• Elias Pettersson restored the two-goal lead in the opening minute of the second period. The puck came to Oliver Ekman-Larsson at the point and he flung the puck towards the net, where Pettersson was cruising through. He made like Tony P in Mystery Men and gave the puck the shaft, knocking it down with the shaft of his stick past Craig Anderson. 
     
  • The Sabres stampeded back with a series of odd-man rushes, hitting the crossbar on two of them before cashing in on the third. Andrei Kuzmenko coughed up the puck in the offensive zone, then let himself be taken out of the play on the backcheck, giving the Sabres a 3-on-2. Ekman-Larsson got undressed by Tage Thompson, who then fed Skinner for his second goal of the game.
     
  • The Canucks were fortunate to get a couple of power plays after Skinner’s goal and they capitalized like Brasilia in 1960. Horvat won a faceoff cleanly and it went straight to Miller in the high slot, while the Sabres defenders did everything but go straight to Miller. Given eons alone, Miller easily sniped top corner over Anderson’s glove.
     
  • “Miller played 25 minutes,” said Boudreau, praising his game on the wing with Horvat. “For a forward, that’s probably the most I’ve ever played a forward in a non-overtime game in my memory.”
     
  • For the record, Miller played 26:20 in a game under Boudreau last season — a 3-2 win over the Toronto Maple Leafs on February 12, 2022.
     
  • Horvat got the next power play goal, giving him 14 on the season. Spencer Martin played the puck up quickly to catch the Sabres penalty kill on the long change. Pettersson touched the puck to Boeser, who sent Horvat in alone on Anderson. Horvat cut to the forehand and drove it home like he had one headlight.
     
  • The three-goal lead only lasted a couple of minutes. Sheldon Dries broke his stick while defending, giving the Sabres an impromptu pseudo-power play. Owen Power took advantage of Dries’ sticklessness and went right at him, firing a shot that Alex Tuch tipped past Martin. 
     
  • Dries was unfortunately on the ice for all four Sabres goals in this game, though not really through any real fault of his own. It was just a brutal string of bad luck for His Dryness, which I have suddenly decided is his new nickname.
     
  • For a little while in the second period, Spencer Martin went back to his old chrome mask, one looked upon fondly by goalie gear aficionados. He moved away from the mask because he wanted something less flashy as an NHL backup. But he had to use the chrome mask while his new, less flashy, mask was in for repairs, likely after this shot off the non-chrome dome.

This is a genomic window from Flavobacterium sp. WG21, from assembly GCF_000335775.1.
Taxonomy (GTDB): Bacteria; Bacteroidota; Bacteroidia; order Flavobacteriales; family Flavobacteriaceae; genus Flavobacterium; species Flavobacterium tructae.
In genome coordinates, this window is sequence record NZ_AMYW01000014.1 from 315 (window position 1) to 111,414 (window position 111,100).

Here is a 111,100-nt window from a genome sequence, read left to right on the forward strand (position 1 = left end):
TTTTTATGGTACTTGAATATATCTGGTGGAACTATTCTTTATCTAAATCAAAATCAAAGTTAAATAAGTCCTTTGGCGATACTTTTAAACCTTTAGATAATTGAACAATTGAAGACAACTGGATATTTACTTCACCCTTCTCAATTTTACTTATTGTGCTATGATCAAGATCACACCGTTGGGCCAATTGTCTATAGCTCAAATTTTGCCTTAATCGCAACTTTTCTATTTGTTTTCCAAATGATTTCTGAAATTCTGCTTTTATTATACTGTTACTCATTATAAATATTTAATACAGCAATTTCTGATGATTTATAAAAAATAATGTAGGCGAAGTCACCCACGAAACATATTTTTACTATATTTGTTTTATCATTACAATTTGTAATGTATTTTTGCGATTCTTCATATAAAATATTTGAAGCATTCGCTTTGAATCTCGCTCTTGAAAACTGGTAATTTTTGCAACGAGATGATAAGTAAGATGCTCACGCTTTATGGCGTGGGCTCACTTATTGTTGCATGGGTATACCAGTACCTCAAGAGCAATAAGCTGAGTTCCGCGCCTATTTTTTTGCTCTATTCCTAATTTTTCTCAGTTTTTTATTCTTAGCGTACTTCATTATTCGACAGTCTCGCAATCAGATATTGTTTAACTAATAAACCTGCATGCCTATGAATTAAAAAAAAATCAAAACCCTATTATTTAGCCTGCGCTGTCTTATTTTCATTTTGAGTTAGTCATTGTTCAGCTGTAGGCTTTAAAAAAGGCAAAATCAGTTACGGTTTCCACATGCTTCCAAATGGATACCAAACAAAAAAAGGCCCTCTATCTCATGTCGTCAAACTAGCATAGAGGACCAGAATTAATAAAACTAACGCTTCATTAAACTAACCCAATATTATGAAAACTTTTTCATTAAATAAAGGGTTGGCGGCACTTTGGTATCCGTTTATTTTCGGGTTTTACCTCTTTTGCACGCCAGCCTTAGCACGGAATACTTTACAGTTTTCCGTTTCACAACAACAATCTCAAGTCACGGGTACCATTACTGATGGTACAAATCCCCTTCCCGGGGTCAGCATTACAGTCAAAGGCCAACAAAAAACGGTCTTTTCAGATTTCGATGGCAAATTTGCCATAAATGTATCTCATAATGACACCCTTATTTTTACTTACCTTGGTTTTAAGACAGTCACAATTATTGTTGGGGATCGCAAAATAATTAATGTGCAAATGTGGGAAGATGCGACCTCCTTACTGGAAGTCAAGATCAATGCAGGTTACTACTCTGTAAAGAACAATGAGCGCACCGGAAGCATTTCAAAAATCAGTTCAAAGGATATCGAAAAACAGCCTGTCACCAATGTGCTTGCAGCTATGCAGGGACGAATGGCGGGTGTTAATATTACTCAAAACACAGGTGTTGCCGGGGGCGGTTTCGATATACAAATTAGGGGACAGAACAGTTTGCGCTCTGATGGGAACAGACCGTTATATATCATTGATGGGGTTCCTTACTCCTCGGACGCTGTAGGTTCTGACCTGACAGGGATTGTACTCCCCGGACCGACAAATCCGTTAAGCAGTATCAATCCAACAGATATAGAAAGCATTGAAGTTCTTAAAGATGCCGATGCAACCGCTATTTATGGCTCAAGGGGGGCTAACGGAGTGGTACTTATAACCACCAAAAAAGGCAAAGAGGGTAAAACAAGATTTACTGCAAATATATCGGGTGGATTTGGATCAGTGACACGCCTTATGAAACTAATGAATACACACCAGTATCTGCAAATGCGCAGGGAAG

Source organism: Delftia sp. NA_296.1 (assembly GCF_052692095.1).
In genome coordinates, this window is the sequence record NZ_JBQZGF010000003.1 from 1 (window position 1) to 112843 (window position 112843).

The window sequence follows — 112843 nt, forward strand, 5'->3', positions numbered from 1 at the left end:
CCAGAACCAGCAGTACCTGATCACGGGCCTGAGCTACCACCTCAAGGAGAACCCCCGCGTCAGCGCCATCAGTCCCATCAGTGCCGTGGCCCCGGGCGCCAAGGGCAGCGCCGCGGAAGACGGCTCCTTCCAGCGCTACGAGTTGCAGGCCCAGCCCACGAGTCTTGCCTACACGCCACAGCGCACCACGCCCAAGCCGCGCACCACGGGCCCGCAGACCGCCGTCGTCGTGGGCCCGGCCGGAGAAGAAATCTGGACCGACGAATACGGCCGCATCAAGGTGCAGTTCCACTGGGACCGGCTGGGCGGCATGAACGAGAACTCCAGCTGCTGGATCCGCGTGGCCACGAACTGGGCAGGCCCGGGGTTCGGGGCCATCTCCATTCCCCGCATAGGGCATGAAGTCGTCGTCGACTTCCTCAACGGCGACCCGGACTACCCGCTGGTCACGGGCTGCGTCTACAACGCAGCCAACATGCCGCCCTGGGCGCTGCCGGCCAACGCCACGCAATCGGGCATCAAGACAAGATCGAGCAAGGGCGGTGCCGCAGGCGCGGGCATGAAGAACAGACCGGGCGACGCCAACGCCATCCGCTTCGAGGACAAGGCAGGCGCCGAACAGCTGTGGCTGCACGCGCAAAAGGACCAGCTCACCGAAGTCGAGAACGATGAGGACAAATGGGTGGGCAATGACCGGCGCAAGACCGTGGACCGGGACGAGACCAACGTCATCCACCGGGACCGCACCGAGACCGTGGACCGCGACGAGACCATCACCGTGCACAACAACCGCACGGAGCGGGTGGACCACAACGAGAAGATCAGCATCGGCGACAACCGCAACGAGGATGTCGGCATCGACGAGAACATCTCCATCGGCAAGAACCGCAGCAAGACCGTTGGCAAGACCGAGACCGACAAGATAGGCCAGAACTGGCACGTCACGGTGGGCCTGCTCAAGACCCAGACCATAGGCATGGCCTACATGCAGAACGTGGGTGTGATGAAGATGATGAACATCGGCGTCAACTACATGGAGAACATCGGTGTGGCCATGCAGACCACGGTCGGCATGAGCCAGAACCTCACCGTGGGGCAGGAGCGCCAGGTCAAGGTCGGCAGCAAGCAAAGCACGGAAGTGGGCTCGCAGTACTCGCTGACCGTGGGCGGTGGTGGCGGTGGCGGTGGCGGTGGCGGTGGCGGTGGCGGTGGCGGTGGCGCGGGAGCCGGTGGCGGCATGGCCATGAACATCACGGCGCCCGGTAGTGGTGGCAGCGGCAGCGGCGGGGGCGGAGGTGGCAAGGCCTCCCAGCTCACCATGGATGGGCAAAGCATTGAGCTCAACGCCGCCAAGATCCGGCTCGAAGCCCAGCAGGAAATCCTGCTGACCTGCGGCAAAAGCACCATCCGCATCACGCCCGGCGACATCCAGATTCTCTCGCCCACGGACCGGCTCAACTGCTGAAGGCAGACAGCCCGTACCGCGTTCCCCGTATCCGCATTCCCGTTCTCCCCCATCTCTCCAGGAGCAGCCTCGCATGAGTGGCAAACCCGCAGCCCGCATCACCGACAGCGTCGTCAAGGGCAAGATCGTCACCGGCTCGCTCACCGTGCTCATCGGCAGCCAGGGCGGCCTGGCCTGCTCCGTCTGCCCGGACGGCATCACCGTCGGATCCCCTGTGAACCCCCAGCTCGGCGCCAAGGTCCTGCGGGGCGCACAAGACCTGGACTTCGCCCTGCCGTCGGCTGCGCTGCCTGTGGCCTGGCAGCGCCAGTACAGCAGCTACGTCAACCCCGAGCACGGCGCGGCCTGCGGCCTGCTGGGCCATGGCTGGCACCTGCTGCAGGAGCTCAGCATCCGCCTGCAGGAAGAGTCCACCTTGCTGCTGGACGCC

• The Sabres’ lone third-period goal came just after a power play ended but before the penalized player, Boeser, could get back in the play. It was a broken play, as Dries and Joshua disrupted a play in the middle of the ice but Casey Mittelstadt jumped on the loose puck like Mario on a Galoomba and beat Martin top shelf.
     
  • The Canucks spent the rest of the third period hanging on for dear life. They iced the puck six times in the final seven minutes as they were stuck in the defensive zone so much. I haven’t seen Canucks ice that much since I watched the latest episode of The Great Canadian Baking Show.  
     
  • “I think we needed the icings because we were only using a few forwards out there and they needed a break, so it wasn’t a bad thing,” said Boudreau. “Anytime Bo’s on the ice, I feel you’ve got a good chance of winning the faceoff.”
     
  • Horvat was 17-for-26 in the faceoff circle and is currently 58.5% on faceoffs this season, leading the NHL with 414 total faceoffs. 
     
  • When asked if this was one “you absolutely had to have,” Boudreau laughed and said, “I did, yeah, for a couple reasons,” making reference to the rampant rumours that his job may be in jeopardy. “I mean, the team too. You just don’t want to go home on a losing note with the schedule that is up ahead of us. Hopefully, this gives us a little bit of confidence.”